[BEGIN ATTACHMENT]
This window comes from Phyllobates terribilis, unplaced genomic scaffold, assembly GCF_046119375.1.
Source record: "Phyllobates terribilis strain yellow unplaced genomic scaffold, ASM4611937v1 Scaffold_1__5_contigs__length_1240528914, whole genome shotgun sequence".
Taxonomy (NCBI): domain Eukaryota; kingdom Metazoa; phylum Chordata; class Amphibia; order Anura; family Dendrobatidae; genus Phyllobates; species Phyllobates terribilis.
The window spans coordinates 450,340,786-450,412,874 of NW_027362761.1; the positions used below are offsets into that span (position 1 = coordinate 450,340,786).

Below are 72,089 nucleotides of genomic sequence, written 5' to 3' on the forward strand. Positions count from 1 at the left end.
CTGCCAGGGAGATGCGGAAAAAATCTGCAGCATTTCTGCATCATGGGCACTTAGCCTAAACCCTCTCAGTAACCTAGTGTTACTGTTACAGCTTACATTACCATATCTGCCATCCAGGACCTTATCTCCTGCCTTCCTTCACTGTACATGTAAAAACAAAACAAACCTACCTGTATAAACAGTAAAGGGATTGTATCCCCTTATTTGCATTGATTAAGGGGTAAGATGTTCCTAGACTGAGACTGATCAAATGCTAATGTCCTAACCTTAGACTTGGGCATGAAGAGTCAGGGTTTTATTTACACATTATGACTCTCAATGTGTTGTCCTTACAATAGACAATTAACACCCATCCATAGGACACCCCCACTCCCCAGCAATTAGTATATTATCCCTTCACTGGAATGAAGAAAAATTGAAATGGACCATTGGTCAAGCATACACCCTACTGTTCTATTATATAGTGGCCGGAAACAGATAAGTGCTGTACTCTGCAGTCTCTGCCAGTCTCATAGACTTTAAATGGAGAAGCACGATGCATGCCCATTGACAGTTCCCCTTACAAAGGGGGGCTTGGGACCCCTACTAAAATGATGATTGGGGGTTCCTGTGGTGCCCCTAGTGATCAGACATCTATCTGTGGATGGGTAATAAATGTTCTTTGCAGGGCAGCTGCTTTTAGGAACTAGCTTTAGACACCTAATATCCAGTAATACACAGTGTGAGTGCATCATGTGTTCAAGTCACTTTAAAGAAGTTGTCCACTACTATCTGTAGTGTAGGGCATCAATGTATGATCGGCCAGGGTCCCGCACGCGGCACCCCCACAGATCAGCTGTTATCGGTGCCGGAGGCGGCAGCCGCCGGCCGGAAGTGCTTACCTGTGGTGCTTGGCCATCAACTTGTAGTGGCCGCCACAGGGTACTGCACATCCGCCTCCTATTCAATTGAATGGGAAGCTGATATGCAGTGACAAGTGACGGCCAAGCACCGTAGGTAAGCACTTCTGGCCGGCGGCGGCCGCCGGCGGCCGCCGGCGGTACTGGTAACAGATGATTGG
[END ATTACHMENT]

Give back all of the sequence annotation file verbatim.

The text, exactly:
This window comes from Phyllobates terribilis, unplaced genomic scaffold, assembly GCF_046119375.1.
Source record: "Phyllobates terribilis strain yellow unplaced genomic scaffold, ASM4611937v1 Scaffold_1__5_contigs__length_1240528914, whole genome shotgun sequence".
Taxonomy (NCBI): domain Eukaryota; kingdom Metazoa; phylum Chordata; class Amphibia; order Anura; family Dendrobatidae; genus Phyllobates; species Phyllobates terribilis.
The window spans coordinates 450,340,786-450,412,874 of NW_027362761.1; the positions used below are offsets into that span (position 1 = coordinate 450,340,786).

Below are 72,089 nucleotides of genomic sequence, written 5' to 3' on the forward strand. Positions count from 1 at the left end.
CTGCCAGGGAGATGCGGAAAAAATCTGCAGCATTTCTGCATCATGGGCACTTAGCCTAAACCCTCTCAGTAACCTAGTGTTACTGTTACAGCTTACATTACCATATCTGCCATCCAGGACCTTATCTCCTGCCTTCCTTCACTGTACATGTAAAAACAAAACAAACCTACCTGTATAAACAGTAAAGGGATTGTATCCCCTTATTTGCATTGATTAAGGGGTAAGATGTTCCTAGACTGAGACTGATCAAATGCTAATGTCCTAACCTTAGACTTGGGCATGAAGAGTCAGGGTTTTATTTACACATTATGACTCTCAATGTGTTGTCCTTACAATAGACAATTAACACCCATCCATAGGACACCCCCACTCCCCAGCAATTAGTATATTATCCCTTCACTGGAATGAAGAAAAATTGAAATGGACCATTGGTCAAGCATACACCCTACTGTTCTATTATATAGTGGCCGGAAACAGATAAGTGCTGTACTCTGCAGTCTCTGCCAGTCTCATAGACTTTAAATGGAGAAGCACGATGCATGCCCATTGACAGTTCCCCTTACAAAGGGGGGCTTGGGACCCCTACTAAAATGATGATTGGGGGTTCCTGTGGTGCCCCTAGTGATCAGACATCTATCTGTGGATGGGTAATAAATGTTCTTTGCAGGGCAGCTGCTTTTAGGAACTAGCTTTAGACACCTAATATCCAGTAATACACAGTGTGAGTGCATCATGTGTTCAAGTCACTTTAAAGAAGTTGTCCACTACTATCTGTAGTGTAGGGCATCAATGTATGATCGGCCAGGGTCCCGCACGCGGCACCCCCACAGATCAGCTGTTATCGGTGCCGGAGGCGGCAGCCGCCGGCCGGAAGTGCTTACCTGTGGTGCTTGGCCATCAACTTGTAGTGGCCGCCACAGGGTACTGCACATCCGCCTCCTATTCAATTGAATGGGAAGCTGATATGCAGTGACAAGTGACGGCCAAGCACCGTAGGTAAGCACTTCTGGCCGGCGGCGGCCGCCGGCGGCCGCCGGCGGTACTGGTAACAGATGATTGG